Two recent news stories seem ironical and thought provoking. China's first natural science Noble Prize winner TU Youyou cannot even afford to purchase a living room with her Noble prize while a pop movie star Huang Xiaoming's wedding ceremony cost two hundred million RMB yuan overnight.
The 85-year-old TU has spent her whole life on extracting ingredients of a Chinese herb and even risked her life by first testing the drug on herself. Her medical contribution has saved millions of lives in the world. However, the news is not so well-known or popular as compared with a young star Huang Xiaoming's extravagant wedding ceremony, which are overwhelmed by all kinds of media and apps and relayed among his fans.
While it is acceptable for a star to show off his pompous wedding, many people start to ponder over a question why the Chinese society has witnessed such a sharp contrast. TU has made more valuable contribution to social development while a star is most of time just for fun and entertainment. However, their degrees of their social contribution do not correspond to their levels of their social respect and financial reward, which has thus triggered off a more serious question about the social values in contemporary China. Who is more valuable: a Nobel Prize winner or a pop movie star?
This question is important, especially for younger generations of fans, including Chinese students. If the ironical scenario persists in the Chinese society, then career dreams for most students might as well become rich movie stars overnight instead of hard-working but still less paid scientists. If this kind of social values continue to prevail, can we possibly expect the emergence of more Nobel Prize laureates among Chinese in the future?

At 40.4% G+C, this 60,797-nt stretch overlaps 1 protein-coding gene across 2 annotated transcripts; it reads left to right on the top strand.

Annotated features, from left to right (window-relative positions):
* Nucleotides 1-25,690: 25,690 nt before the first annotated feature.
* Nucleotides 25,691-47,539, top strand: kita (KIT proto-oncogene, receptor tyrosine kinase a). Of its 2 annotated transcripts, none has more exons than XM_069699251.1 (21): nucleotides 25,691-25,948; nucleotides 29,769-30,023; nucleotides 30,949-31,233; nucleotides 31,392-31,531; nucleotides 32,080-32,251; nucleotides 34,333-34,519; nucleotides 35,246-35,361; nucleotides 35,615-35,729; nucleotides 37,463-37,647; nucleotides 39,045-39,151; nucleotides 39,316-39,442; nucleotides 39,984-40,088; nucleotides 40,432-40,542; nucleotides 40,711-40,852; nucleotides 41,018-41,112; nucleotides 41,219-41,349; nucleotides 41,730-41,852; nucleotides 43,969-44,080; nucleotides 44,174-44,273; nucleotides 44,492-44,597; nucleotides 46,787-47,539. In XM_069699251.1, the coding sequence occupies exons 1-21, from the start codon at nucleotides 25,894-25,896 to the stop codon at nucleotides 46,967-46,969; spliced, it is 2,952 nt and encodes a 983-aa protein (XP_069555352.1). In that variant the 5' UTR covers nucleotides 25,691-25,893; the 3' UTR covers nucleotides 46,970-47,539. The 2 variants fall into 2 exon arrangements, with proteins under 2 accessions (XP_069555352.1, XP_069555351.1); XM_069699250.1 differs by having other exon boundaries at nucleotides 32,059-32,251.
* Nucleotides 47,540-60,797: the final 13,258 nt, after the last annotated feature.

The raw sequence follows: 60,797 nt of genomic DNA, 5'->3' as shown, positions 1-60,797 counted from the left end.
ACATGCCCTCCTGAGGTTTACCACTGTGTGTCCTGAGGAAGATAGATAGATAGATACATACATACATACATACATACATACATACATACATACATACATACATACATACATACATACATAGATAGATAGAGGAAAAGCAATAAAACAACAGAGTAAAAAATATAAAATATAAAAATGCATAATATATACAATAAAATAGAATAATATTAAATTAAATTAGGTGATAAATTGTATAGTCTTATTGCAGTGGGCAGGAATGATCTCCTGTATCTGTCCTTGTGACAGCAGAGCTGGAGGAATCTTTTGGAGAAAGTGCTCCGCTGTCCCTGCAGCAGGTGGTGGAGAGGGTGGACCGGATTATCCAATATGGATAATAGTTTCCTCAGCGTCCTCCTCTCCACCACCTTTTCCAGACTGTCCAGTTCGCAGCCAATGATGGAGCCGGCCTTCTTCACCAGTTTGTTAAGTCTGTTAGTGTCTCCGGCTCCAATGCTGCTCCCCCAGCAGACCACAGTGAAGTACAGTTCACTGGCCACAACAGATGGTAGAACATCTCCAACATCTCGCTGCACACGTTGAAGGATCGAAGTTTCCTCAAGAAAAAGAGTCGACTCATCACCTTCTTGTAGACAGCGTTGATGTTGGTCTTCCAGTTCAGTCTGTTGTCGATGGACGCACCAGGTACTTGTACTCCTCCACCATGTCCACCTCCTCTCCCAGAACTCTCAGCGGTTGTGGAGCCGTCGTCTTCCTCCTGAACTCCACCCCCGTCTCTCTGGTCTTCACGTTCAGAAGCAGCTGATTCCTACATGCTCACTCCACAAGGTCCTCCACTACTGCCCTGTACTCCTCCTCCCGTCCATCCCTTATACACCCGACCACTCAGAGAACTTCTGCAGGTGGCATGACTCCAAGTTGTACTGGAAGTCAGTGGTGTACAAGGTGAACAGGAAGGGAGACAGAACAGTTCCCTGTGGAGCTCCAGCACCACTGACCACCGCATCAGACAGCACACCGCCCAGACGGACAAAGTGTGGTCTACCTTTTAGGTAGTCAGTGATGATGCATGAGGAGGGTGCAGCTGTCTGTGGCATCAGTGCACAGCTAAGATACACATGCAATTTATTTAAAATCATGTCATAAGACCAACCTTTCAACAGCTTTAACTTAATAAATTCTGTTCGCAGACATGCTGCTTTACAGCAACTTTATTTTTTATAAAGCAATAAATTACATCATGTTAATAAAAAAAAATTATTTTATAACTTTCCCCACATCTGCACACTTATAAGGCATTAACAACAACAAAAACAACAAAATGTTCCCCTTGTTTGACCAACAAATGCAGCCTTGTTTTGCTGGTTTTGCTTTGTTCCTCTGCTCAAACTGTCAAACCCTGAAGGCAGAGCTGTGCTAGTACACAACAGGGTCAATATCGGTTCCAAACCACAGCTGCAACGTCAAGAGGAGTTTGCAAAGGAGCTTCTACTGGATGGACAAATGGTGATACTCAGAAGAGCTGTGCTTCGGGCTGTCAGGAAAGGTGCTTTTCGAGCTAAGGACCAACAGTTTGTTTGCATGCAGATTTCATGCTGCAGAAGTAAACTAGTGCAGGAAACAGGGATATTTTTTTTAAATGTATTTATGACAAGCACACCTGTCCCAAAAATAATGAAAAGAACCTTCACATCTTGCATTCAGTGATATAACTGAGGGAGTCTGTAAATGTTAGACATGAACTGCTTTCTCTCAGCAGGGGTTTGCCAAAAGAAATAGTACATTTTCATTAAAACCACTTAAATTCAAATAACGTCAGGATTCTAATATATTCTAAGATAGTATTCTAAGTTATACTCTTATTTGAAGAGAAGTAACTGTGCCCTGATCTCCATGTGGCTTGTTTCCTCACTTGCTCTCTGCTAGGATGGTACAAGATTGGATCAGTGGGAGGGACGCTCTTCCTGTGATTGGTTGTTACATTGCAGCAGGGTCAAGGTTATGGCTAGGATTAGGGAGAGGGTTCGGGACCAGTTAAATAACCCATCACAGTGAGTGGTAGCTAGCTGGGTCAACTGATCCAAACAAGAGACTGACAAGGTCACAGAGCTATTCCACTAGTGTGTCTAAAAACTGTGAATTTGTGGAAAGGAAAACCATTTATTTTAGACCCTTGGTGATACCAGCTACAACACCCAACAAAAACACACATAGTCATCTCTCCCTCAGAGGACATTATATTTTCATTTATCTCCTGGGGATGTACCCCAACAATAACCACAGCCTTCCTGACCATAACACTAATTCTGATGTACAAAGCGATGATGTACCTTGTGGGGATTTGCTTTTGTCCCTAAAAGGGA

Despite the irony, it should be admitted that the above social trend has been a natural and to some degree an inevitable outcome resulting from fast economic development in the past three decades in China, during which people are eager to gain and even dying for quick success and instant benefits, sometimes not in parallel with establishment of social values in a new changing environment. Such momentum is still on the go even nowadays. Therefore, we have the reason to predict that this kind of irony may be not the last case in China.
Of course, we can always offer many other explanations. But the irony may be more related with entertainment trend or orientation of Chinese media, particularly ceremonial TV media because it is a safe strategy to survive in the current media environment in China. Ever since a market policy was adopted for Chinese media system more than 30 years ago, China media have quickly swung to the market spin and resorted to entertainment and fun to attract more eye balls among younger generations for the sake of survival. As it is the case elsewhere, the trend can always swing to the other extreme even under the strict control of the government regulations. As a result, low profile entertainment starts to prevail and to make it worse, entertainment and pursuit for movie stars remain not only rooted in minds of younger generations, but also become a kind of hobby to chase after movie stars and/or their entertainment, no matter what.
It is good to notice that Chinese media are now documenting different opinions about this irony and have brought the comparative case to public attention. This kind of comparison can help the public to answer the question better: Who is really more valuable to the future of the Chinese society?
To some degree, the presentation and discussion of this ironical case among the Chinse public, both online and offline, are signaling some kind of positive social change in our public opinion sphere.